Democratic Sen. Joe Manchin of West Virginia urged his colleagues on the Senate floor Tuesday afternoon to come together and not campaign against a sitting senator in the upcoming November election cycle.
“I’m pledging to the people of West Virginia and to the American people that I will not campaign against a sitting colleague. I will not direct fundraise against them. I will not distribute any direct maim against them. I will not appear or endorse any advertisements directed at them and I will not use or endorse social media campaigns that attack them. Washington will be dysfunctional until we all draw the line of truth and say we’re here for the same reason,” Manchin said Tuesday on the Senate floor.
The West Virginia senator is asking his colleagues to sign a pledge, consisting of an agreement to not campaign, directly fund or distribute any direct email against sitting senators in the upcoming cycle. The pledge also asks that senators not appear in any campaign or social media ads campaigning for or against colleagues.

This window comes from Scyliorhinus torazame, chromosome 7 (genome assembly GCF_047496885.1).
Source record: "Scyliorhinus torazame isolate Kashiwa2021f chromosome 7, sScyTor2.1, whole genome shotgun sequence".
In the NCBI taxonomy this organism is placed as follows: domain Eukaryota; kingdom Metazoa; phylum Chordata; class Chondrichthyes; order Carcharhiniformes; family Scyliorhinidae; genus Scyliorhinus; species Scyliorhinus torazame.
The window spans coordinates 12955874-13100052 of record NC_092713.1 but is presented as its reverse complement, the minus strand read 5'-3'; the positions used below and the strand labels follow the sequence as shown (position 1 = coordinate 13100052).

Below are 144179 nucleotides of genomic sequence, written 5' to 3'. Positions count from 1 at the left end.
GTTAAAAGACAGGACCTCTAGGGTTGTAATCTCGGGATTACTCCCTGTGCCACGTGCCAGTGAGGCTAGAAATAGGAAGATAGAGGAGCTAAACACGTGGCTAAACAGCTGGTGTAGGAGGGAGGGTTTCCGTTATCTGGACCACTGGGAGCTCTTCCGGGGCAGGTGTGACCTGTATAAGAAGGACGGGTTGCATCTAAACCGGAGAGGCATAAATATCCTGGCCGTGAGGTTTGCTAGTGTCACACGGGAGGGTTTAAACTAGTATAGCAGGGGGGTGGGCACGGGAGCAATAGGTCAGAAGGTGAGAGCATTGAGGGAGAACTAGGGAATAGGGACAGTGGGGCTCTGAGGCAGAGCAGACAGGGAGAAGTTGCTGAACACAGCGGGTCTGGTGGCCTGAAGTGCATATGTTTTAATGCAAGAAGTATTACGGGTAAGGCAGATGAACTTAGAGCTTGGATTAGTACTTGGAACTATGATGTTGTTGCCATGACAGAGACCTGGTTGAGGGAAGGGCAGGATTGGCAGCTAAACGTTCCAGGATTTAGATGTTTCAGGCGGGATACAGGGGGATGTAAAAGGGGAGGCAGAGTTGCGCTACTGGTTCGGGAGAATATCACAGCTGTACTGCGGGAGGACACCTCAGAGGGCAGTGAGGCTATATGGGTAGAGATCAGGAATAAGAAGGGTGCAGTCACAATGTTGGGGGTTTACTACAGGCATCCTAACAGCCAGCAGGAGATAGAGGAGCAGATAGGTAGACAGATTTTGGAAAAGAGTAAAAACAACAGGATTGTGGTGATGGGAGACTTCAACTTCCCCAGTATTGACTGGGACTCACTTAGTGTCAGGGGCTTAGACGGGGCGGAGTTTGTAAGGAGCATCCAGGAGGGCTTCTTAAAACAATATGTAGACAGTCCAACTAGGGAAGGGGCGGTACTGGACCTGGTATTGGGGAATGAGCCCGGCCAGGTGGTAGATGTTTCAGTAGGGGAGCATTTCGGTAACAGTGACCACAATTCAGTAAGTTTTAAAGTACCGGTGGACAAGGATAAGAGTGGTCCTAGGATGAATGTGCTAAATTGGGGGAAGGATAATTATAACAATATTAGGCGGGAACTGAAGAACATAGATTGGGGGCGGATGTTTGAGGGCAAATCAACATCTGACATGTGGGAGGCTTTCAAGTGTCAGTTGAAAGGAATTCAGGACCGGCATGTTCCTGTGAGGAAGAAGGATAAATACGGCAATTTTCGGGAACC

Manchin—the most conservative Democrat in the Senate—announced in late January that he will seek re-election this year after months of stopping short of making a formal decision.
Vice President Mike Pence hit Manchin last week on Twitter for voting against the Republican tax reform bill, claiming he personally lobbied the senator to vote in favor the legislation.
.@Sen_JoeManchin voted no to give working families more of your hard-earned money. Joe voted no on tax cuts. Joe voted no time and again on the policies that West Virginia needs. #JoeVotedNo pic.twitter.com/uV7SdAa2q8
— Vice President Mike Pence (@VP) January 31, 2018
@Sen_JoeManchin voted no to give working families more of your hard-earned money. Joe voted no on tax cuts. Joe voted no time and again on the policies that West Virginia needs. #JoeVotedNo,” the vice president tweeted.
Manchin is currently sitting pretty in the polls, holding a 14-22 percentage point lead against GOP challenger Patrick Morrisey.
President Donald Trump won West Virginia decidedly in the 2016 presidential election, claiming 68 percent of the vote. The state’s governor also left the Democratic Party in August to become a Republican.
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